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Diesel engine to drive Heckington windmill’s ambitions

Heckington Windmill Trust kicked off its Easter weekend with the delivery of a key part of its plans to develop the site as a leading visitor attraction.

Heckington Windmill Trust kicked off its Easter weekend with the delivery of a key part of its plans to develop the site as a leading visitor attraction.

 

A 1955 Ruston and Hornsby diesel engine has been purchased from Richard Sargent of Chesterfield after an extensive search to find an appropriate model to be installed in the old cart sheds within the next 18 months and used to power stones on the ground floor of the mill. Chairman of the Heckington Windmill Trust Charles Pinchbeck said it was another major step forward for the project. It is known that an engine by the same Lincolnshire manufacturer had been used in the mill in the 1920s but had long since gone. He said: “With the wheelchair lift, everybody will be able to see milling machinery at work and we will always be able to have flour whatever the wind does.”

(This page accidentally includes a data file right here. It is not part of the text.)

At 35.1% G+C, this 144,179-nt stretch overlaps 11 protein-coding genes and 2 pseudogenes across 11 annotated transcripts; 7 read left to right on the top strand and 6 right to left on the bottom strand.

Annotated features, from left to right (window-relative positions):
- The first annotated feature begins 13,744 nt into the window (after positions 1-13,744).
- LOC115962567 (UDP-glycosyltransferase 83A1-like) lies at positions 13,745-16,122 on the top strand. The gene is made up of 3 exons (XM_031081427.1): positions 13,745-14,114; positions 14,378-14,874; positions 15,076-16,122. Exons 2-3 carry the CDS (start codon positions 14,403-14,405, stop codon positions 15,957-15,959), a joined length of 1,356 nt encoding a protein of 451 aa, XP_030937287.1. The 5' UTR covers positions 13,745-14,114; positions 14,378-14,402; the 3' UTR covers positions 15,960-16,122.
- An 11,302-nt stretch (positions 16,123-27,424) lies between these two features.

He said it demonstrates another stage in the mill’s past and the advance of milling technology from hand, to wind to diesel power.

 

Ninety per cent of the £3,250 purchase price has been funded by an Arts Council grant from the PRISM Fund. The 13 horsepower engine was originally used to train students at Bristol Aerospace’s technical college in Bristol. With no key ignition it is started by the turn of a handle.

 

During the weekend visitors could try their hand at an Easter egg trail in the mill and enjoy baking demonstrations by Sherry Forbes.

Please visit the Sleaford Standard website for the video.

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